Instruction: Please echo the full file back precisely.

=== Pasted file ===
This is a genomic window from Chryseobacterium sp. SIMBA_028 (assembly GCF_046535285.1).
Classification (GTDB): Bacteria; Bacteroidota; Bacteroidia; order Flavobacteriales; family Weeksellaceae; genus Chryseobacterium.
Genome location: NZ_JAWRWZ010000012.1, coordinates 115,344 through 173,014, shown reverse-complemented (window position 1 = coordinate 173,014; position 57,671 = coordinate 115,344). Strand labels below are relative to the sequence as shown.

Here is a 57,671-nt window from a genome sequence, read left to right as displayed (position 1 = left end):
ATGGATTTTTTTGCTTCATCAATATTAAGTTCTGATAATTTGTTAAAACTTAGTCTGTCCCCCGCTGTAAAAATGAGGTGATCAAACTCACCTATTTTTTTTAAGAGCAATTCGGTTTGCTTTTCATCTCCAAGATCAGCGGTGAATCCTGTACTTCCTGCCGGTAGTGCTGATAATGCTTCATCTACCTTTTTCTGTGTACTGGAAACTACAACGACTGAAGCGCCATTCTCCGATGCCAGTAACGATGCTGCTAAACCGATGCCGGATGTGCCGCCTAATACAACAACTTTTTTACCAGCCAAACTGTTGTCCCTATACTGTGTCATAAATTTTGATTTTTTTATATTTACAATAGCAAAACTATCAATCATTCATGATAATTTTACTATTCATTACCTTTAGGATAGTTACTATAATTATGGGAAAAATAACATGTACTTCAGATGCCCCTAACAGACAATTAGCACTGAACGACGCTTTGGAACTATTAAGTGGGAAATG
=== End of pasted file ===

This is a genomic window from Chryseobacterium sp. SIMBA_028 (assembly GCF_046535285.1).
Classification (GTDB): Bacteria; Bacteroidota; Bacteroidia; order Flavobacteriales; family Weeksellaceae; genus Chryseobacterium.
Genome location: NZ_JAWRWZ010000012.1, coordinates 115,344 through 173,014, shown reverse-complemented (window position 1 = coordinate 173,014; position 57,671 = coordinate 115,344). Strand labels below are relative to the sequence as shown.

Here is a 57,671-nt window from a genome sequence, read left to right as displayed (position 1 = left end):
ATGGATTTTTTTGCTTCATCAATATTAAGTTCTGATAATTTGTTAAAACTTAGTCTGTCCCCCGCTGTAAAAATGAGGTGATCAAACTCACCTATTTTTTTTAAGAGCAATTCGGTTTGCTTTTCATCTCCAAGATCAGCGGTGAATCCTGTACTTCCTGCCGGTAGTGCTGATAATGCTTCATCTACCTTTTTCTGTGTACTGGAAACTACAACGACTGAAGCGCCATTCTCCGATGCCAGTAACGATGCTGCTAAACCGATGCCGGATGTGCCGCCTAATACAACAACTTTTTTACCAGCCAAACTGTTGTCCCTATACTGTGTCATAAATTTTGATTTTTTTATATTTACAATAGCAAAACTATCAATCATTCATGATAATTTTACTATTCATTACCTTTAGGATAGTTACTATAATTATGGGAAAAATAACATGTACTTCAGATGCCCCTAACAGACAATTAGCACTGAACGACGCTTTGGAACTATTAAGTGGGAAATG